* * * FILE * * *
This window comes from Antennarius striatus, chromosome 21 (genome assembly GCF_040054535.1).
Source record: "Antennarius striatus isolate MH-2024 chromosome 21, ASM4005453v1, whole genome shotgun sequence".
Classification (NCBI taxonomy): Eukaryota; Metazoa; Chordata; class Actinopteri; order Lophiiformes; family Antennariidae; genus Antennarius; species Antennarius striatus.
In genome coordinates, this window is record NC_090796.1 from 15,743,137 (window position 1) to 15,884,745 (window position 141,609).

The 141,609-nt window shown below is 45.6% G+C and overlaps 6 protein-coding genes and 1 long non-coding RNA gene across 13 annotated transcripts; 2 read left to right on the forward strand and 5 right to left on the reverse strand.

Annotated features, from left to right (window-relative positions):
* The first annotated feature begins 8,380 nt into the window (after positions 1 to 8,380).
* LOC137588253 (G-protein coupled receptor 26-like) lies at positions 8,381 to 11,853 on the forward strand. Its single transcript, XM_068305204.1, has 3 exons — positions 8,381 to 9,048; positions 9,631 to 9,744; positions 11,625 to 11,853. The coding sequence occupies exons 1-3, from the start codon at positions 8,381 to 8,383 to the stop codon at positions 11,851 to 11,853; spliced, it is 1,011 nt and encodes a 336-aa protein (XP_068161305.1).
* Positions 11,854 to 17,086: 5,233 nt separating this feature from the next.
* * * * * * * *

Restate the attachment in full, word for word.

This window comes from Antennarius striatus, chromosome 21 (genome assembly GCF_040054535.1).
Source record: "Antennarius striatus isolate MH-2024 chromosome 21, ASM4005453v1, whole genome shotgun sequence".
Classification (NCBI taxonomy): Eukaryota; Metazoa; Chordata; class Actinopteri; order Lophiiformes; family Antennariidae; genus Antennarius; species Antennarius striatus.
In genome coordinates, this window is record NC_090796.1 from 15,743,137 (window position 1) to 15,884,745 (window position 141,609).

The 141,609-nt window shown below is 45.6% G+C and overlaps 6 protein-coding genes and 1 long non-coding RNA gene across 13 annotated transcripts; 2 read left to right on the forward strand and 5 right to left on the reverse strand.

Annotated features, from left to right (window-relative positions):
* The first annotated feature begins 8,380 nt into the window (after positions 1 to 8,380).
* LOC137588253 (G-protein coupled receptor 26-like) lies at positions 8,381 to 11,853 on the forward strand. Its single transcript, XM_068305204.1, has 3 exons — positions 8,381 to 9,048; positions 9,631 to 9,744; positions 11,625 to 11,853. The coding sequence occupies exons 1-3, from the start codon at positions 8,381 to 8,383 to the stop codon at positions 11,851 to 11,853; spliced, it is 1,011 nt and encodes a 336-aa protein (XP_068161305.1).
* Positions 11,854 to 17,086: 5,233 nt separating this feature from the next.